Build your first Azure Dara Factory Pipeline
By: Koen Verbeeck
We're going to build a pipeline using the Copy Data tool. This tool makes it easier for people starting out with ADF to create their first pipelines. Before we start, we need to make sure some prerequisites are met.
If you haven't already, follow the steps of the previous part of the tutorial to set up ADF, a storage account with a blob container and an Azure SQL DB.
In the Azure Portal, go to your storage account and then to the "data-input" container we created. Click on the Upload link.
A pane will open where you can select a local file. Upload the Customers.csv file, which you can download here.
Click Upload to put the file in the blob container.
Create the Pipeline
Go to ADF Studio and click on the Ingest tile. This will open the Copy Data tool.
In the first step, we can choose to simply copy data from one location to another, or to create a more dynamic, metadata-driven task. We'll choose the first option. Parameters and metadata are covered later in this tutorial.
You can also choose how the resulting pipeline needs to be scheduled. For now, we're going with "run once now". Schedules and triggers are also discussed later in the tutorial.
In step 2, we need to choose the type of our source data. This will be our csv file in the blob container. Azure Blob Storage is the first option in the dropdown:
We also need to define the connection to the blob container. Since we don't have any connections yet in ADF, we need to create a new one by clicking on "New connection". In the new pane, give the new connection a name and leave the default for the integration runtime (also covered later in the tutorial). As authentication type, choose account key. Since the blob storage is in the same Azure tenant as ADF, we can simply choose it from the dropdowns. Select the correct subscription and the correct storage account.
Finally, you can test your connection. If it is successful, click on Create to create the new connection. The screen for step 2 should look like this:
We now need to select a file from the connection we just created. Click on Browse to open a new pane to select the file. Choose the Customers.csv file we uploaded in the prerequisites section.
ADF will automatically detect it's a csv file and will populate most of the configuration fields for you.
Make sure the first row is selected as a header. You can do a preview of the data to check if everything is OK:
Now we need to configure our destination in step 3. Search for "sql" and select Azure SQL Database from the dropdown list.
Like with the source, we will also need to define a new connection. Give it a name and select the correct subscription, server and database from the dropdowns. If everything is in the same Azure tenant, this should be straight forward.
Choose the authentication type that you configured during the setup of the SQL Server. In the following screenshot, I chose SQL authentication, so I need to supply a username and a password.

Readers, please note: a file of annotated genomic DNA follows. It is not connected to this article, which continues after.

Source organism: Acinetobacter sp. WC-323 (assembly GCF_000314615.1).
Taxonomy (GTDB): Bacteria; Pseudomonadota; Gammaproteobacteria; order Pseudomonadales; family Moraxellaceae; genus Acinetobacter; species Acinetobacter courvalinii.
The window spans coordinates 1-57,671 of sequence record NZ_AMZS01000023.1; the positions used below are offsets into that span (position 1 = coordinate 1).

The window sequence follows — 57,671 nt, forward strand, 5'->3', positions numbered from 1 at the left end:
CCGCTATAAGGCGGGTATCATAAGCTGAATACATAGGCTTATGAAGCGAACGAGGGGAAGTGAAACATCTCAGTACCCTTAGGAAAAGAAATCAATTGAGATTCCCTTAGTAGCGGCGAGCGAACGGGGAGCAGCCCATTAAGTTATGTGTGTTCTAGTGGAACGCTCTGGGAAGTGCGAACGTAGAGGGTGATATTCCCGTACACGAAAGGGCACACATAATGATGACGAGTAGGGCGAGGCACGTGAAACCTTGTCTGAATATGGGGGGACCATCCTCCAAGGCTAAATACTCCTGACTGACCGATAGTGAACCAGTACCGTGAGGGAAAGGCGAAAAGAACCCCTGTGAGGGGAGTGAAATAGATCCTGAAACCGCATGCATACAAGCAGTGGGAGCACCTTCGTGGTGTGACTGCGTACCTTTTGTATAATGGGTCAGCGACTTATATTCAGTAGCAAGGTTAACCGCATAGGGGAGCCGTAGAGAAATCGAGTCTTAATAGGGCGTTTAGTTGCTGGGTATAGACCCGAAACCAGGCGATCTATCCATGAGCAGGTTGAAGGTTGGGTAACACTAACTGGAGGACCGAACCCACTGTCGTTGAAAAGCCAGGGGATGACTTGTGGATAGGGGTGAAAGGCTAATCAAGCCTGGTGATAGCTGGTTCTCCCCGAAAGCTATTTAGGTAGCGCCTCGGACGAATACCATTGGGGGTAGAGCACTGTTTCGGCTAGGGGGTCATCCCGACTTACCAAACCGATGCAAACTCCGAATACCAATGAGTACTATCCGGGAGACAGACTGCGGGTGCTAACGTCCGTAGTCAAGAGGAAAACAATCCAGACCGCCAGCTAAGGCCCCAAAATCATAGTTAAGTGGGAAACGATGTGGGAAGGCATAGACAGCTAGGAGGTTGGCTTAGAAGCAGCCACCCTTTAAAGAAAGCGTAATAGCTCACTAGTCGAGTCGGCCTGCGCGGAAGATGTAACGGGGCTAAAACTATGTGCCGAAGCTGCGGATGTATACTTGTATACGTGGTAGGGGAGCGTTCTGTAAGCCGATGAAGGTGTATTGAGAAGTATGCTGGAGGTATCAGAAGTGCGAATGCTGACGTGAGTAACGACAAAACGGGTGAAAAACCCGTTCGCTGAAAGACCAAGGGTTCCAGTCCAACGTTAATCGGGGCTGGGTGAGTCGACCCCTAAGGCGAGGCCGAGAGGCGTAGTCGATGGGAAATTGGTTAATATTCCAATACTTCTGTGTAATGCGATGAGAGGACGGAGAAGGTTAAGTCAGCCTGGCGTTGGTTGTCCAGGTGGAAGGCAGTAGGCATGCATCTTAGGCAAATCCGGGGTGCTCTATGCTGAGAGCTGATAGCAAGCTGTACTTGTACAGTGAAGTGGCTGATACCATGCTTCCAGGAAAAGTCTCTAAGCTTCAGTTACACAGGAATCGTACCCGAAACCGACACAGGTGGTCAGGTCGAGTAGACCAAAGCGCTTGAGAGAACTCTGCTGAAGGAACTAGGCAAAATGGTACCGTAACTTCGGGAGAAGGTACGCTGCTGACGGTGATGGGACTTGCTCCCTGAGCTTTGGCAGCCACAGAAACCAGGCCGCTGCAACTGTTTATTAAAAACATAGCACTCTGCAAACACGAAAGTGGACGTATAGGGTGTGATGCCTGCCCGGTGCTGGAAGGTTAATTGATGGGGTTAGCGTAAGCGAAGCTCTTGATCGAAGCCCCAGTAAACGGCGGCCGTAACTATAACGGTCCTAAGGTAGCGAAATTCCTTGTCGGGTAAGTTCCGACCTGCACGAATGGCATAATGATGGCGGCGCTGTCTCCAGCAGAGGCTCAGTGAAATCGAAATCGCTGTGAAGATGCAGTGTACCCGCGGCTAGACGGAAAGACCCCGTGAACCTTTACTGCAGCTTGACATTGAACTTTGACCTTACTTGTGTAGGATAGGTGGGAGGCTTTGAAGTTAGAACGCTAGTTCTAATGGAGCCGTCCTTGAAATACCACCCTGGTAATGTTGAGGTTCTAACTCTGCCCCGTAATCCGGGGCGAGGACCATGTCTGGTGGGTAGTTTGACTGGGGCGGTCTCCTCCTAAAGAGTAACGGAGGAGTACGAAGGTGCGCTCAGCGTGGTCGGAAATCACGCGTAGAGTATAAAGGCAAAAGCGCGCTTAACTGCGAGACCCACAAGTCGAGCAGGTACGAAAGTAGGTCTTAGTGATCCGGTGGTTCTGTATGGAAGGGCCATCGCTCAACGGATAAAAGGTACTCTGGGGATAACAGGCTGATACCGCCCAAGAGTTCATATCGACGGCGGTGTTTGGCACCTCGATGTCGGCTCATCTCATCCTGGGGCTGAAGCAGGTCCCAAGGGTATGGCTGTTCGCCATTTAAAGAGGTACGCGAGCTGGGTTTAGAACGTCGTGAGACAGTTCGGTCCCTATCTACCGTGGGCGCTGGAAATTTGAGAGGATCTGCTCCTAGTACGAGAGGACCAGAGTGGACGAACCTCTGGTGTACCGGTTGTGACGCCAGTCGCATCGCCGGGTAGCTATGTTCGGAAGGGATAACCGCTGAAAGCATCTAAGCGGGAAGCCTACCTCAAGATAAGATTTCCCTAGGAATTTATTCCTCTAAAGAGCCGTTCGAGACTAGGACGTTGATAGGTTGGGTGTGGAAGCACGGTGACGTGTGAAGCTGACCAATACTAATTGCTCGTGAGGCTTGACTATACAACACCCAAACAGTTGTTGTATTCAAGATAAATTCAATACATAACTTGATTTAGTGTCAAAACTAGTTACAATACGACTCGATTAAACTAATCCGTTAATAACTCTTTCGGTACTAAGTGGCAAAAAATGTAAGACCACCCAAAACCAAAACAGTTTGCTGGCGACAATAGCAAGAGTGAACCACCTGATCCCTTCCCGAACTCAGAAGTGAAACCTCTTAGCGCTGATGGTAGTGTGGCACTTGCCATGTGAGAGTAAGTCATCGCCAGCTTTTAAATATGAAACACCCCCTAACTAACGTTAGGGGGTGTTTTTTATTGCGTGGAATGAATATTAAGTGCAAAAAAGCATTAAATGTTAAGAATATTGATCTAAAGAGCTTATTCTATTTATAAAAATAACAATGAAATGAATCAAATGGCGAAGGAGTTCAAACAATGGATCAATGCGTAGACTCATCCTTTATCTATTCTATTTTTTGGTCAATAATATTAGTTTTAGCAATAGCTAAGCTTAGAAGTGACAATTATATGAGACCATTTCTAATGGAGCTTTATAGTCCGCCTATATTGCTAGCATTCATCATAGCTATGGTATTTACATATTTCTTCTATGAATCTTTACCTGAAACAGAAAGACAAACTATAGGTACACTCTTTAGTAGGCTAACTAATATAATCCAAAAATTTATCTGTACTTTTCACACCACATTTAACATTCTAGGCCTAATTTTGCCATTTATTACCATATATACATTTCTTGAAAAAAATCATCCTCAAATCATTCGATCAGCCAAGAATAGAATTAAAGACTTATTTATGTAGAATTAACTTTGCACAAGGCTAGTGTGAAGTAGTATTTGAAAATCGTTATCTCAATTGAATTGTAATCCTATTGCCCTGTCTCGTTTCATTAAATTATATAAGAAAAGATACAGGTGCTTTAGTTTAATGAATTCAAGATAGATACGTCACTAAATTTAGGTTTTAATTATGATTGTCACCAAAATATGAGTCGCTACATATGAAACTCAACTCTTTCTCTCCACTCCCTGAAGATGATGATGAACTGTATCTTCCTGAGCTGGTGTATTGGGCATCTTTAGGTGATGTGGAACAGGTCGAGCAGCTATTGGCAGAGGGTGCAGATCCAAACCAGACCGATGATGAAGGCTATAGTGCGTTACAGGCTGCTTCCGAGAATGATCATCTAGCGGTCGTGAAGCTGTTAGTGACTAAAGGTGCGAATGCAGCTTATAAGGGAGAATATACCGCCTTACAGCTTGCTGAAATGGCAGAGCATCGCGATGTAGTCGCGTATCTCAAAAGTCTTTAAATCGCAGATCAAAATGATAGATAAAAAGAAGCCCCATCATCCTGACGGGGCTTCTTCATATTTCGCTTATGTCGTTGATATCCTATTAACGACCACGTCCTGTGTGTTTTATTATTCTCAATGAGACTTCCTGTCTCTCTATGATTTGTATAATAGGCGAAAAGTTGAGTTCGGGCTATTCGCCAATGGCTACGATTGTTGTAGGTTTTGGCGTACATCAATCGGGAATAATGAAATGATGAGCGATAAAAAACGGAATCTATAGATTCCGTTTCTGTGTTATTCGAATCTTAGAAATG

You can test the connection to see if everything works. Make sure you gave Azure Services access to the SQL server – as shown in the previous part of the tutorial – or you will get a firewall error. Once the connection is created, we need to choose the destination table. You can either choose an existing table or let ADF create one for you. Fill in dbo as the schema and Tutorial_StagingCustomer as the table name.
Next, we need to define the mapping. A mapping defines how each column of the source is mapped against the columns of the destination. Since ADF is creating the table, everything should be mapped automatically.
If you want, you can supply a pre-copy script. This is a SQL statement that will be executed right before the data is loaded. In a recurring pipeline, you can for example issue a TRUNCATE TABLE statement to empty the table. Here it would fail, since ADF first needs to create the table. If you try to truncate it, it will fail since the table doesn't exist yet.
Now we're in step 4 of the tool and we can define general settings for the pipeline. You can change the name of the pipeline. Leave everything else to the defaults.
In the final step, you can review all the configurations we made in the previous steps.
Click Next. ADF will create the pipeline and will run it once.
We can verify a pipeline has been created when we check the factory resources by clicking the pencil icon in the left menu.
We can also check in the database itself that a new table has been created and has been populated with the data from the CSV file:
- The Copy Data Tool has much more settings you can play with. Why don't you try them out?
- Check out Getting Started with Azure Data Factory - Part 1 for another example of how to create a pipeline.
Last Update: 4/18/2022